Decor that pays homage to honeycomb is something the design world is buzzin’ about. Honeycomb decor comes in all shapes, sizes, and styles which makes it a sweet pick for homes of any style.
As a nation, we consume about 425 million pounds of honey every year. With over 300 varieties of honey available in the U.S. and with artisanal versions on the rise, it’s clear that honey has gone haute. So can you with honeycomb decor like this.
Wooden honeycombs take center stage in this industrial metal wall shelf. Such chic honeycomb decor creates a striking focal point.
Honeycomb wall shelf, $325; West Elm
I just bought this three-piece serving set, and can’t stop talking about how terrific it is (even the gift box and packaging is great). Handmade in Ukraine by woodworkers in a small family-owned business, it’s made of natural beechwood responsibly sourced from 100% sustainable plantations. Perfect for charcuterie, cheese, fruit or other nibbles—all made sweeter with a bit of honey from the charming little honey bowl and dipper in the center of the board.
If you want to purchase an item you’ll be proud to own for years to come, and help Ukrainian artisans who are somehow creating beautiful, high quality product in the midst of a horrific war (while doing their best to survive both personally and financially), this is a good way. Buy everything you can that Woodstuffhome and other Ukrainians can get out the door and through the war zones. Keep some for yourselves, give some as gifts.
Woodstuffhome gourmet round charcuterie cheese board set, Etsy; 2 sizes/$47.99-$53.99.
Over 6,600 shoppers are abuzz about this vintage-look canvas sign that can be personalized. Display this honeycomb decor in a variety of ways, like on a covered front porch as a welcome sign, or in the bedroom as a unique headboard. Made in the USA.
Tailoredcanvases honey bee sign, Etsy; 5 sizes/$28-$429.99.
For honeycomb decor with graphic punch, try this mid-century modern chair in a bright, bold colors.
Handy Living Hartman armchair, Target; $389.99.
Give knife storage an artful, organic twist with a honeycomb patterned acacia wood block housed in a space-saving acrylic and stainless frame.
Schmidt Brothers® Honeycomb Downtown block, Crate and Barrel, $129.99
“Taste of Honey: The Definitive Guide to Tasting and Cooking with 40 Varietals” is more than a cookbook. This is a must-have for anyone who wants to learn about honey, and which variety is best for different types of cooking. There are over 60 sweet and savory recipes, each with a detailed guide for the type of honey that works best with them. Although I’ve liked every recipe I’ve tried so far, I’m especially sweet on the Feta Cheese and Honey omelet. Here’s the recipe so you can try it, too.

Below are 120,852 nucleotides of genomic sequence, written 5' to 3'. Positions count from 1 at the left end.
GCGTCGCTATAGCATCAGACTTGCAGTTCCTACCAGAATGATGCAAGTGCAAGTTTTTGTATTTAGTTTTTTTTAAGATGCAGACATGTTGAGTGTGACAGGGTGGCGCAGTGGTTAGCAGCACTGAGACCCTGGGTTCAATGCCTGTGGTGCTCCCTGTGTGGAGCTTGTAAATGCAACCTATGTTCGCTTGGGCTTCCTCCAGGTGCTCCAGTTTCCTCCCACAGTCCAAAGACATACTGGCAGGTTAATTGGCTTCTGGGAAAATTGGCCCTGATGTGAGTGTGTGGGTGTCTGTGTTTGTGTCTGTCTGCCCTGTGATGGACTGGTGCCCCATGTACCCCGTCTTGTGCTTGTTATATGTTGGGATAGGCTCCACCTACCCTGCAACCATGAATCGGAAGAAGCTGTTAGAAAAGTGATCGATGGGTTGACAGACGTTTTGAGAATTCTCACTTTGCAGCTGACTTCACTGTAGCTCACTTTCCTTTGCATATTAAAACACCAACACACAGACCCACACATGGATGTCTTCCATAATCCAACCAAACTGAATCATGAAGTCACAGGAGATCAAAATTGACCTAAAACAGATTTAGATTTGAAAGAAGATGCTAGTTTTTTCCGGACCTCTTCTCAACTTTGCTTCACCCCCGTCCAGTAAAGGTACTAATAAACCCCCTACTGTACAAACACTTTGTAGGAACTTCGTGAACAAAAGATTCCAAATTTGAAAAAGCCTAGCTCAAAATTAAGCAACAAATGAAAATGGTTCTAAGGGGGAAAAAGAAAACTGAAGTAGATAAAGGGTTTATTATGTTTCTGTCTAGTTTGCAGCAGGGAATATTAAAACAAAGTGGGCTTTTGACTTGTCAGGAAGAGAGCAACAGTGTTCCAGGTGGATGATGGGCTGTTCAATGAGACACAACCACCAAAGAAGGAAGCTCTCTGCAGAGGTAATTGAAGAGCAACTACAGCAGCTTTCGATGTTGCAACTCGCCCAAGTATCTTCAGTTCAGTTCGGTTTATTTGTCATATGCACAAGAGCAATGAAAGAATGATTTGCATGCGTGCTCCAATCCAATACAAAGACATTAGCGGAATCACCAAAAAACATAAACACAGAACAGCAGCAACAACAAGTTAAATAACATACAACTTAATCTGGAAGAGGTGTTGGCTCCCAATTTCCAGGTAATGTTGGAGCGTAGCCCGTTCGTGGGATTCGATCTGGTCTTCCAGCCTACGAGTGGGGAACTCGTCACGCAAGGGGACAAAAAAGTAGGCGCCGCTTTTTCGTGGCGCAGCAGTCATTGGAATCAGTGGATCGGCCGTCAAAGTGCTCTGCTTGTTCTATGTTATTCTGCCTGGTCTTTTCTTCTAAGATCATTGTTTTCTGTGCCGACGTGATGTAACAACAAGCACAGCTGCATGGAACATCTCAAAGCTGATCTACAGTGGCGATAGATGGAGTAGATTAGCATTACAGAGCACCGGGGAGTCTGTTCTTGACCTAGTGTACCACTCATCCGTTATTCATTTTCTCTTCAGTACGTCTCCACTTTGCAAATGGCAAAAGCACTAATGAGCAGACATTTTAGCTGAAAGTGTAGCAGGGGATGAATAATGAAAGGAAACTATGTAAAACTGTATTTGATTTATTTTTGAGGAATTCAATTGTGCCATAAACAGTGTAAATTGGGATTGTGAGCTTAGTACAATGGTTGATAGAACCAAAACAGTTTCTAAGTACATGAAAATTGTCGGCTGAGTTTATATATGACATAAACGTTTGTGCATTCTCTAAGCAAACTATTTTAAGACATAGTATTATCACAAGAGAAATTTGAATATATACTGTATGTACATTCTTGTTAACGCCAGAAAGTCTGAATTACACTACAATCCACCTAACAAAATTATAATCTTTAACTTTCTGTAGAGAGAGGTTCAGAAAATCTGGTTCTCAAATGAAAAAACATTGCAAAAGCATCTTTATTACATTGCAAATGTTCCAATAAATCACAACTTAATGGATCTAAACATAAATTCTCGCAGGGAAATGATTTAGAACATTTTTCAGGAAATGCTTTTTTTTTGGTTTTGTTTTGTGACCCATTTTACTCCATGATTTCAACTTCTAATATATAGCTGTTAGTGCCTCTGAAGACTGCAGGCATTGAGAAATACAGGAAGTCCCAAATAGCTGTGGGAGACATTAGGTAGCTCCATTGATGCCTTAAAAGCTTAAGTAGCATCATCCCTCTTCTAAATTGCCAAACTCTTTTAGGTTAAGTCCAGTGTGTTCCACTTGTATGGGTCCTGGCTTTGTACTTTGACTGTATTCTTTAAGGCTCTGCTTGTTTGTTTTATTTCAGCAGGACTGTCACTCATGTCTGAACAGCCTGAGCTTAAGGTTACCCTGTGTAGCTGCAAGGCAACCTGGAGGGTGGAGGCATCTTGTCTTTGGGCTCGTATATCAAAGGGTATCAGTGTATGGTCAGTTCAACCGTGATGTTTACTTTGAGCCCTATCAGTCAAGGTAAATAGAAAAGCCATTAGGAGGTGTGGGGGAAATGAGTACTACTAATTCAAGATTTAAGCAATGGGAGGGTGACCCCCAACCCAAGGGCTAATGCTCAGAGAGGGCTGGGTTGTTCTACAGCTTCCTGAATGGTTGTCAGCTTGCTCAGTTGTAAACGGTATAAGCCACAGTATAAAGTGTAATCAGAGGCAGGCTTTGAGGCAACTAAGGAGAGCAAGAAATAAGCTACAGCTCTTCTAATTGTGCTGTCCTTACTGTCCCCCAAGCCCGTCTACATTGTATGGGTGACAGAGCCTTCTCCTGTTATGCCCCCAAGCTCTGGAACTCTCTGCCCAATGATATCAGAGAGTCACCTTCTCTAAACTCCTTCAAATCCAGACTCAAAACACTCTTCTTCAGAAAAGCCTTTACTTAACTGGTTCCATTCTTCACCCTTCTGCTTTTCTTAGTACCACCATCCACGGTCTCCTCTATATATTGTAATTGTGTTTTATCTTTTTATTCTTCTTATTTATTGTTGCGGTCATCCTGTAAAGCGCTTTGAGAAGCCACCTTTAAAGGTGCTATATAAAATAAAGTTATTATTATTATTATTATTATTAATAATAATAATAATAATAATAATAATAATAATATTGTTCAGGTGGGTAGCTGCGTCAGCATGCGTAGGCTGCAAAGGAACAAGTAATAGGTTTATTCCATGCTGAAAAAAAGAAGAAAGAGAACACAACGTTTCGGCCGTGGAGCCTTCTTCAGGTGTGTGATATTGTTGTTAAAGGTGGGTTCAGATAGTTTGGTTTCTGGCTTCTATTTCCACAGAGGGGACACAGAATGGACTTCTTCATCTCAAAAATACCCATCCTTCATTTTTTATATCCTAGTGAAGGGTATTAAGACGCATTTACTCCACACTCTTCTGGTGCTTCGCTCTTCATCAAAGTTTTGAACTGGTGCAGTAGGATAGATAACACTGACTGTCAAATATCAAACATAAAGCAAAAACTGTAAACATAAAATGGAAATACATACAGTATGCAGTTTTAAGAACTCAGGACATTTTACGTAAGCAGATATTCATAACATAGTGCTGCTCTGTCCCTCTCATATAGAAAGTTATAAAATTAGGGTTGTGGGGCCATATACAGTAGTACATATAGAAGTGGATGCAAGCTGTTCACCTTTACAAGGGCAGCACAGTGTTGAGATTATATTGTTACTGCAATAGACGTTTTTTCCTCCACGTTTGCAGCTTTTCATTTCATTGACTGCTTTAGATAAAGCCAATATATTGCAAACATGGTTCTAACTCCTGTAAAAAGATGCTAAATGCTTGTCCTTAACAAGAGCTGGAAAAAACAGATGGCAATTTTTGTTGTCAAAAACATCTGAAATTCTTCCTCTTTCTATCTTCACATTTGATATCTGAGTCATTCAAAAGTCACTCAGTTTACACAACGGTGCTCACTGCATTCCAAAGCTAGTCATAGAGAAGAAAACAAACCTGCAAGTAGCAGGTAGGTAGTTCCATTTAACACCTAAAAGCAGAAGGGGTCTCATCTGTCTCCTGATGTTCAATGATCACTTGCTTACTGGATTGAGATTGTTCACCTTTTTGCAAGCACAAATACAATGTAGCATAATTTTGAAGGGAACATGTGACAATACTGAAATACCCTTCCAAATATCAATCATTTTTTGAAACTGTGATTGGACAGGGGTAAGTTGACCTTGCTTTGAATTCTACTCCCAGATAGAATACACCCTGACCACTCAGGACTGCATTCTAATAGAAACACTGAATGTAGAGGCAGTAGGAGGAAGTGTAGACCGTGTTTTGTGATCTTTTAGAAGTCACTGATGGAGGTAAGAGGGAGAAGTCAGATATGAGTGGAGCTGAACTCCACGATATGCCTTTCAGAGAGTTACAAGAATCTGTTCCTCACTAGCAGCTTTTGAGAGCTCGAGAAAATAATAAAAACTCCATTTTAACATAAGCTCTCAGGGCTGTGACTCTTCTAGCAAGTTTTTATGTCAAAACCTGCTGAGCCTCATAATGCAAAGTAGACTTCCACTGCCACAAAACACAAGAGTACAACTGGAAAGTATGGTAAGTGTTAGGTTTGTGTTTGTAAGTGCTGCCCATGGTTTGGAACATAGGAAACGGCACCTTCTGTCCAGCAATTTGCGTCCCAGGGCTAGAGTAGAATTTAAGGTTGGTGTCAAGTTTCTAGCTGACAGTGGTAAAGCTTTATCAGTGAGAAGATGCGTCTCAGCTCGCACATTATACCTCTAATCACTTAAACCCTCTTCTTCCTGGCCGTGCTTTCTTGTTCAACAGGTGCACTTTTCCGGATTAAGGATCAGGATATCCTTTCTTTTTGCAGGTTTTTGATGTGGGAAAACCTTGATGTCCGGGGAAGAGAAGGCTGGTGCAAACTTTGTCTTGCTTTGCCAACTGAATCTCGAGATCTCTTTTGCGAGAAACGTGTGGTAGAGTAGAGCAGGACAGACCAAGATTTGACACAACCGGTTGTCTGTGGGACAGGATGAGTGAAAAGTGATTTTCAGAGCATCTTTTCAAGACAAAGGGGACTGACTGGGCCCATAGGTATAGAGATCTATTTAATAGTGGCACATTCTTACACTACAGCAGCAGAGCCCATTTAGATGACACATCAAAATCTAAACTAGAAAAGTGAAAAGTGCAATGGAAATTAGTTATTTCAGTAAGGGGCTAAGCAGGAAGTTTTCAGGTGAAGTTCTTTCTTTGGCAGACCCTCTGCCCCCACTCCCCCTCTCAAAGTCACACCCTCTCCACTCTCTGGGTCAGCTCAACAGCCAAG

Feta Cheese and Honey Omelet
“Taste of Honey: The Definitive Guide to Tasting and Cooking with 40 Varietals”
Makes 1 serving
“Honey in my Sunday morning cheese omelet was a spontaneous reaction when I eyed a jar of crystallized star thistle honey on the kitchen counter. I knew putting crystallized honey into the omelet would be less messy than using liquid honey. The crystals of honey melted gently in the warmth of the cooked egg and cheese. The result was a delicious omelet with just the right balance from the mild tang of sheep’s milk feta and the sweetness and distinctive herbaceous flavor notes in pale yellow star thistle honey.” Look for a mild, creamy feta (I love Israeli feta), but I also have made this omelet successfully with crumbled goat cheese.”—Marie Simmons
Type of Honey:
Almost any honey that is crystallized or creamed can be used. Some examples are star thistle, goldenrod, thyme, and clover.
2 large eggs
3 tablespoons cold, crumbled mild feta or goat cheese
2 teaspoons crystallized honey
Olive oil or butter, for pan
1. Crack the eggs into a small bowl and whisk until well blended. Have the cheese and honey measured and ready.
2. Heat a small heavy skillet over medium heat until hot enough for a drop of water to sizzle. Add a drop of olive oil or a sliver of butter and tilt the pan to cover the surface.
3. Pour the eggs into the pan. The pan should be hot enough to sizzle and start setting the eggs immediately. Decrease the heat to medium-low. Pull the eggs away from the edges of the pan and tilt the pan so that uncooked eggs in the center run to the edges.
4. Sprinkle a layer of the cheese over half of the circle of partially cooked egg. Top with the crystallized honey. Using a small rubber spatula, fold the half of the omelet without the filling over the filled half. Cook on low for about 30 seconds, or until the eggs are set.
5. Slide the omelet onto a plate and serve.
Recipe courtesy of “Taste of Honey: The Definitive Guide to Tasting and Cooking with 40 Varietals” by Marie Simmons, AndrewsMcMeel.com.
Photo credit: Meg Smith